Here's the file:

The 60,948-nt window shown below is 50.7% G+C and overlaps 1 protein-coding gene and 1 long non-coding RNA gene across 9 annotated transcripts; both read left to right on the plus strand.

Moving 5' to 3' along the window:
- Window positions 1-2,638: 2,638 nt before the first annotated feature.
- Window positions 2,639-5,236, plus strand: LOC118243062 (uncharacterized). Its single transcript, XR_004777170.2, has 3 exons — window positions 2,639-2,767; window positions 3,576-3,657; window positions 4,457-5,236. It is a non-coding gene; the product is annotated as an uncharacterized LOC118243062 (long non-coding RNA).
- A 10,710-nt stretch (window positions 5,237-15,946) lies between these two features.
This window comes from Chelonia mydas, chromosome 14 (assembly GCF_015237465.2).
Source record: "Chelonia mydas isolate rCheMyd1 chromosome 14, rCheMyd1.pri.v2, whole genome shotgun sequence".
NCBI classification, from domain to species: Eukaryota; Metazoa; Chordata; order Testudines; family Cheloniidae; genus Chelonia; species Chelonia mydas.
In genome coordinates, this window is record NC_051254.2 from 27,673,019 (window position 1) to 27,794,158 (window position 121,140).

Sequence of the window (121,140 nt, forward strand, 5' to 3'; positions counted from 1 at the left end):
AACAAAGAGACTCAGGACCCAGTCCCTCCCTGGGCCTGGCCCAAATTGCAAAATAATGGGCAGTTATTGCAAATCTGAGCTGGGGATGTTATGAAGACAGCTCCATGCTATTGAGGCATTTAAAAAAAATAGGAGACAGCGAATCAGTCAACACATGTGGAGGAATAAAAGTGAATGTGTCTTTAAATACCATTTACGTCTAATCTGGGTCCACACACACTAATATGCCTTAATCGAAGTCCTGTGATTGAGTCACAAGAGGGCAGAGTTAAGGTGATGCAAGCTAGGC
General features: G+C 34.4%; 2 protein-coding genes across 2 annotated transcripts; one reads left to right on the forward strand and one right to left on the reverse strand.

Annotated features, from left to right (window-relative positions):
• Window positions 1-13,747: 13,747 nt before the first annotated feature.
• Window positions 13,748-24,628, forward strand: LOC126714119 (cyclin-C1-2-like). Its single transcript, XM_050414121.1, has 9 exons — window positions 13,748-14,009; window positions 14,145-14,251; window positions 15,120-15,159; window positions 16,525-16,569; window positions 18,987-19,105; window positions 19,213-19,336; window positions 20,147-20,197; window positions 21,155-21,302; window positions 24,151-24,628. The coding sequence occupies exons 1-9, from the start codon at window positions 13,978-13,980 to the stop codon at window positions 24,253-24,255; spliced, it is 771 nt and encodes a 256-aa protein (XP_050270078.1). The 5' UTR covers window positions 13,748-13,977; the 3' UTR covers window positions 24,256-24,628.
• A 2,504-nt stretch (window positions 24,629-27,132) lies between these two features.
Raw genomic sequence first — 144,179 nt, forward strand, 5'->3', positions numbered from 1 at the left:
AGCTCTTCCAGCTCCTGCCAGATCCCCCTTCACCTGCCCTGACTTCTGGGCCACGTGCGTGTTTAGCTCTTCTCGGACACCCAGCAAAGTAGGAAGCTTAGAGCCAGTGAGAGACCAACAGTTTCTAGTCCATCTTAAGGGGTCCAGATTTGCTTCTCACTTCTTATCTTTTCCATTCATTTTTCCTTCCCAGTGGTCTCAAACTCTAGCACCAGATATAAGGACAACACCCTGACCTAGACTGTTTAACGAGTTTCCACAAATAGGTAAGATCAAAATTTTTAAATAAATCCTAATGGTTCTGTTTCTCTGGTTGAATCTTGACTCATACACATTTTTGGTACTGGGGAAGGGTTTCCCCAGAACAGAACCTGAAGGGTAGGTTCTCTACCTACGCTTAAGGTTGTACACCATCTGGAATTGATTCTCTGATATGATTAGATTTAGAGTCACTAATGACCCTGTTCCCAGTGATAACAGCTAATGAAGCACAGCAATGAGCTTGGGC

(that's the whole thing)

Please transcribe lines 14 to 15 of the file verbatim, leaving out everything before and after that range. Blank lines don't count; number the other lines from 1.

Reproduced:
• Window positions 1-13,747: 13,747 nt before the first annotated feature.
• Window positions 13,748-24,628, forward strand: LOC126714119 (cyclin-C1-2-like). Its single transcript, XM_050414121.1, has 9 exons — window positions 13,748-14,009; window positions 14,145-14,251; window positions 15,120-15,159; window positions 16,525-16,569; window positions 18,987-19,105; window positions 19,213-19,336; window positions 20,147-20,197; window positions 21,155-21,302; window positions 24,151-24,628. The coding sequence occupies exons 1-9, from the start codon at window positions 13,978-13,980 to the stop codon at window positions 24,253-24,255; spliced, it is 771 nt and encodes a 256-aa protein (XP_050270078.1). The 5' UTR covers window positions 13,748-13,977; the 3' UTR covers window positions 24,256-24,628.